Brian Cronin over at CBR has been doing a Top Five Most Iconic Covers for individual characters, and it’s a really great idea (read: I wish I’d thought of it first). Like most idiots with an opinion I have often been disagreeing with some of his picks, but having learned first hand how hard it is to pick a “top” anything, I’ve been keeping my mouth shut. But he featured my girl Rogue this week and I can no longer be silenced!
The list isn’t even that bad, I think in my own list (see below) I have to use three of the five he uses, however the use of that Paul Smith cover as number one is just criminal. That cover is completely a Wolvie cover, not a Rogue cover and while the actual issue marks pretty big developments for the character and her evolution, the cover does not relay that same message. Epic fail.
So here’s MY list:
5. Andy Kubert
As discussed on my Best 100 Covers post, as an adult and as an artist, I kind of hate this cover for a lot of reasons, but as a 16 year old girl, my heart literally went all ‘pitter pat’ in my chest and didn’t stop for, like, YEARS. And independent of my personal feelings, this relationship was a major part of Rogue’s 90′s storyline, and affected her character hugely both at this point in time and (for good or ill) pretty much the rest the character’s life thus far.
4. Walt Simonson
Cronin is right that this cover is iconic because of the “hope you survive the experience” homage that at this point had become classic and iconic on its own, but perhaps it’s even more iconic because in Rogue’s case it was a more accurate statement than ever before. Although, perhaps they should have changed up the meme to read, “Welcome To The X-Men Rogue…Hope The X-Men Survive The Experience” considering the fact that the entire team tries to quit on principle when Xavier lets her in.
3. John Romita Jr.
This is a great cover, and a great issue, that was a huge development in Rogue’s growth as a character. It foreshadowed great things for the character and managed to be a milestone issue for both Rogue and Storm. Neither of them would ever be the same after this issue – and that is the mark of a great comic – and this cover conveys that feeling – which is the mark of a great cover.
2. Marc Silvestri
This Genosha storyline was a big turning point for Rogue, both emotionally as she battled the unexpected side effects of losing her cursed powers; and perhaps even more importantly, it spotlighted the relationship with the Carol Danvers personality living inside of her. This was the first arc (if I recall correctly) that Rogue and Danvers agreed on an uneasy peace, if only for their combined survival. And it kicked off a fantastic ongoing storyline about their constant battle for control of Rogue’s body.
1. Jim Lee
And here’s where control of that body comes to a head, more than thirty issues later. This milestone issue featured the final and long awaited separation of Carol Danvers and Rogue with surprising results after Rogue was shot through the Siege Perilous by Dazzler (you bitch Dazzler). This issue is important both because it truly highlights how much our heroine has changed, and because as a result of this issue, there are new rules for Rogue and Danvers. They’ve been permanently separated, but Rogue has retained the powers. For good or ill this changed Rogue’s direction and is a critical arc in her evolution. It’s also gorgeous, but you guys know I’m a fan.
Ironically, I think that this cover to X-Men Classic #77…
…really proves my point about why Cronin’s pick of X-Men #173 is a real miss. The cover above, a re-imagining by Adam Hughes of the original Paul Smith X-Men #173 cover is a pretty great example of a Rogue cover…with the positions reversed like this (i.e. Rogue in front instead of back) it works as a Rogue cover, but would you ever in a million years put this on a list of most iconic Wolverine covers? No way. Now of course Wolvie has more iconic covers out there than just about any other Marvel character, but still, I’m sure you can see my point.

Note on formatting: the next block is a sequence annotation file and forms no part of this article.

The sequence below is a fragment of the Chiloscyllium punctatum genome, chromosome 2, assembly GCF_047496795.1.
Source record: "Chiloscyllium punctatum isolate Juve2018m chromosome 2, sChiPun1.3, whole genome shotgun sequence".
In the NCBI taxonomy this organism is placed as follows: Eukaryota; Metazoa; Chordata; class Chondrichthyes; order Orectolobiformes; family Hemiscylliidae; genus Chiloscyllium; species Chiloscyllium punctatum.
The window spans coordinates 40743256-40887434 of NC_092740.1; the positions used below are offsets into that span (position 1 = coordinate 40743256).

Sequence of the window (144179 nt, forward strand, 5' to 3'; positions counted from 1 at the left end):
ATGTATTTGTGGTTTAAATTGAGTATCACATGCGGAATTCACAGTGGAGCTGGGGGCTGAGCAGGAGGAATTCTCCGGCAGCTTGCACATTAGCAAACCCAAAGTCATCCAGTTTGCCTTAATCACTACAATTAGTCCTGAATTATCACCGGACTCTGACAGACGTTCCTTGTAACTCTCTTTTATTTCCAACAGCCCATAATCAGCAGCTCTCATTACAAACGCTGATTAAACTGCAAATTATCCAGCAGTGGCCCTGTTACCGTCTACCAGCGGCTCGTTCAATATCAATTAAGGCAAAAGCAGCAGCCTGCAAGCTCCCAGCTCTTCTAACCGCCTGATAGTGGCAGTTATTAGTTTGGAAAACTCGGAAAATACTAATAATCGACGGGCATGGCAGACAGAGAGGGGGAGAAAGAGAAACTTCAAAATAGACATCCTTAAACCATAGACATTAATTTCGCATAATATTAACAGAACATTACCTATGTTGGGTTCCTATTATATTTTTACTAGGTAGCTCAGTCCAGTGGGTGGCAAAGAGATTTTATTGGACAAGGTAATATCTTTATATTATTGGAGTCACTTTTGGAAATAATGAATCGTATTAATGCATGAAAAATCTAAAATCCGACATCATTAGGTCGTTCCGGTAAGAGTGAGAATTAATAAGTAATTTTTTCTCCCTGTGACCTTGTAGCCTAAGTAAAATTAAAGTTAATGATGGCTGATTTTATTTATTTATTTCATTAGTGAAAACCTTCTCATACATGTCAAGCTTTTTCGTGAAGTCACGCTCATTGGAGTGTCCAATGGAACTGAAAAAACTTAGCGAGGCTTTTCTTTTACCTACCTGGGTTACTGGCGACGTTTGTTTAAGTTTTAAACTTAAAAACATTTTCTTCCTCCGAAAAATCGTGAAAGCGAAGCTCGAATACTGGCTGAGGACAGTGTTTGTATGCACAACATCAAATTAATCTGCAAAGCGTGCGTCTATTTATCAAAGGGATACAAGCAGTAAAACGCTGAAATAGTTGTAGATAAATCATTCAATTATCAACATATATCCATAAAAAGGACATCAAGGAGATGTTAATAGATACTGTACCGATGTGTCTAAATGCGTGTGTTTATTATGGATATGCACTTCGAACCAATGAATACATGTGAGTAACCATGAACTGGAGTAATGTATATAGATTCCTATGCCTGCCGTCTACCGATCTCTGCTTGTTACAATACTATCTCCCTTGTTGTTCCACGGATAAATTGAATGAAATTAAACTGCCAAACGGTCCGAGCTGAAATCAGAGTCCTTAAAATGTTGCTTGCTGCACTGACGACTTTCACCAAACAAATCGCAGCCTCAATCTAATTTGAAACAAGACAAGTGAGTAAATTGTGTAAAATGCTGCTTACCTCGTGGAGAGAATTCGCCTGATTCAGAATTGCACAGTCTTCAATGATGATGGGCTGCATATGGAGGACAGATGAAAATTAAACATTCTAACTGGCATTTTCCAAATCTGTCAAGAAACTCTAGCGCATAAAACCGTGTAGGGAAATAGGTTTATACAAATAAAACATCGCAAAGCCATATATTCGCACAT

Just for fun here are a few of my other favorite covers featuring Rogue. I wouldn’t call them all iconic, but I would call them all awesome. It’s a little bit shocking actually, how few powerful and truly moving covers Rogue has, she’s been a fan favorite for a long time, and it’s really not evident in looking up her covers…
Despite the fact that nobody draws Rogue better than Chris Bachalo (well, maybe Lee did back in the day, and Adams, and Silvestri), there are precious few great Bachalo Rogue covers, this one stands out as one of my favorites.
Despite the silliness of those impractical heeled boots, and the silliness of the pose in general I kind of always loved this Marc Silvestri cover, but as stated earlier, maybe I was just desperate for some decent Rogue focused covers period.
A great Art Adams Rogue cover. Really more of team cover, but in my totally unbiased opinion (NOT) she steals the show here.
This John Romita Jr., cover is kind of a fake out, because if I remember the issue correctly, that’s actually Carol Danvers in control for the bulk of this issue…so Rogue, but not Rogue. But I love the retro look of this, the lasers bouncing off her body. Fun stuff.
Despite the fact that Rogue’s Age of Apocalypse costume was a total nightmare, as a team leader of her own book (in an alternate timeline/universe) she got some great face time, and even some good cover time. This one by Joe Madureira is nice.
But please don’t bring up this one. While it’s not a bad imagining of Rogue (again, Jim Lee always took pretty good care of my girl) I think we can all see what I don’t love about this. Rogue all clinging damsel in distress style to Magneto in her savage land rags while Fury and Magneto are fully clothed? Yeah, I don’t think so. I think Lee just wanted to take advantage of Rogue’s (at one time reasonable) Savage Land rag bikini a little longer…I’m sure fanboys everywhere thanked him.